This UNESCO World Heritage site is full of the mystery of the Orient, with incredible archaeological sites from when it used to be the second capital of Siam. Explore the ruined temples, palaces, and Buddha statues, and the iconic overgrown Buddha head at Mahathat Temple. The whole park is awe-inspiring for people of any age.

Hopefully, you’ve got all the reasons you’ll ever need to visit Thailand, because when you’ve been once, you’ll want to return again and again.

 

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Hate Mail

You know you are doing a fantastic job with your blog when amongst your website mail, you start receiving hate mail, or better known as jealous mail.

And you know what? How insecure and pathetic can you be, to send over 3 separate mails  one after the other, in a matter of 4 minutes,without the decency of signing them with your own name and contact details? Clearly, the person who has issues, is the person who hides behind a computer and a fake name. Need I say more?

hm.pngAnd to answer your question; yes, I do screen my comments on this page, and this is for a few reasons:

1. Believe it or not, I receive a lot of spam

2. I do not tolerate ignorant people who either try to:

  • Make fun of what I have said, coming into their own conclusions without verifying if it is true with me first
  • Try to troll others who reply to my blog post

I respect everyone who spends some of their precious time to reply to my articles, and I don’t mind being criticised or challenged but obviously, it needs to be in a constructive manner and not done immaturely. I do research what I write about, unless I am writing about a personal experience, but I am only human and I can be wrong at times.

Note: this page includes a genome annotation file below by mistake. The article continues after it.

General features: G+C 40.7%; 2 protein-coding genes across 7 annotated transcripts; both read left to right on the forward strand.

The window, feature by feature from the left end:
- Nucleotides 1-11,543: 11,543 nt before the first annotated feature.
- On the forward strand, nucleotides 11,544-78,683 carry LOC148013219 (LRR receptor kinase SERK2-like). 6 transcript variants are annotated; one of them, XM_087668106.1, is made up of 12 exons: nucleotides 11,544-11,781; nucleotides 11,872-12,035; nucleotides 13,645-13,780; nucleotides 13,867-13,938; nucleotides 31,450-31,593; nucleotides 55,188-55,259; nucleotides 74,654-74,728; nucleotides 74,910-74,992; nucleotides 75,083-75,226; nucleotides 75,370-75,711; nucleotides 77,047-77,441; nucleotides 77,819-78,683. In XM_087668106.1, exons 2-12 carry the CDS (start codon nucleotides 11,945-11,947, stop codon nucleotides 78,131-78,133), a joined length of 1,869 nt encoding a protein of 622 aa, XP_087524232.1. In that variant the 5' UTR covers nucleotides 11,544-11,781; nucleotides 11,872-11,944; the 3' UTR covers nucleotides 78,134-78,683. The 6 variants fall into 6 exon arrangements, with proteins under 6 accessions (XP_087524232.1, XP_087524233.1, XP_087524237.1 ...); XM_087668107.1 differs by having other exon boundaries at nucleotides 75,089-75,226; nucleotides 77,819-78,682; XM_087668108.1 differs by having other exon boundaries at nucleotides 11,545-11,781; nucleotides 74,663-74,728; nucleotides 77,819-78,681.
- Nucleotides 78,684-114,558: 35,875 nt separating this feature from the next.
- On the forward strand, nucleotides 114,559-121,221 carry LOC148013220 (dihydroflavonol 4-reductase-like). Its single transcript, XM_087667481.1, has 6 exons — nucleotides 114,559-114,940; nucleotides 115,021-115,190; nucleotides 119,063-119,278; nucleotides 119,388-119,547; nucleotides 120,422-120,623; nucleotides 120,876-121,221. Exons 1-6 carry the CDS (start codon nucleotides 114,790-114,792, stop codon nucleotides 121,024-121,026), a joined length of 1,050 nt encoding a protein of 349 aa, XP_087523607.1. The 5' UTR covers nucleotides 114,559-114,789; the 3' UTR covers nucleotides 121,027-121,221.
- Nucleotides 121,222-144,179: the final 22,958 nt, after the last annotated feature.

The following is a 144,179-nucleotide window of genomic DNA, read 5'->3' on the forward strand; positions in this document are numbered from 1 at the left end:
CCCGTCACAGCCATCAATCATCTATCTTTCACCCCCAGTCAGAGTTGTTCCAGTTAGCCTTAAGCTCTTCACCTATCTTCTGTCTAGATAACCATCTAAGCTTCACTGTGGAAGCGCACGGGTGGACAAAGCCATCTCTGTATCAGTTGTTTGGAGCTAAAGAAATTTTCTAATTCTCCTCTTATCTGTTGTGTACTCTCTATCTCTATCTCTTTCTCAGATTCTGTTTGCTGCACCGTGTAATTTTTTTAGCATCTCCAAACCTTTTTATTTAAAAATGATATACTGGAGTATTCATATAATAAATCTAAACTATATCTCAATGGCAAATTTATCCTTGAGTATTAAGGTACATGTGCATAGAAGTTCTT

Kindly also bare in mind, that replying to my comments or emailing me disrespectfully may result into a harassment case and I take these matters seriously.

Having said that, all publicity is good publicity; So, THANK YOU 😉

Which language do you think with?

This is a weird one, I know.

I have been, for years on end now, thinking and “talking to myself” in a foreign language. By foreign language, I mean English. Malta is a bilingual country, and in fact we start learning English at the young age of six. I always loved the language and the literature that came with it. I always carried a book with me and preferred British TV and movies over Italian (I’m mentioning Italian because all of my friends watched Italian TV when I was growing up).

homer-simpson-thinking

Although I love the English language, I knew that there is one barrier that I won’t be able to surpass. This is, because even though I know that my spoken and written English is better than the average Joe’s, I will never have enough practice verbally to become super fluent and master it as it was my first language.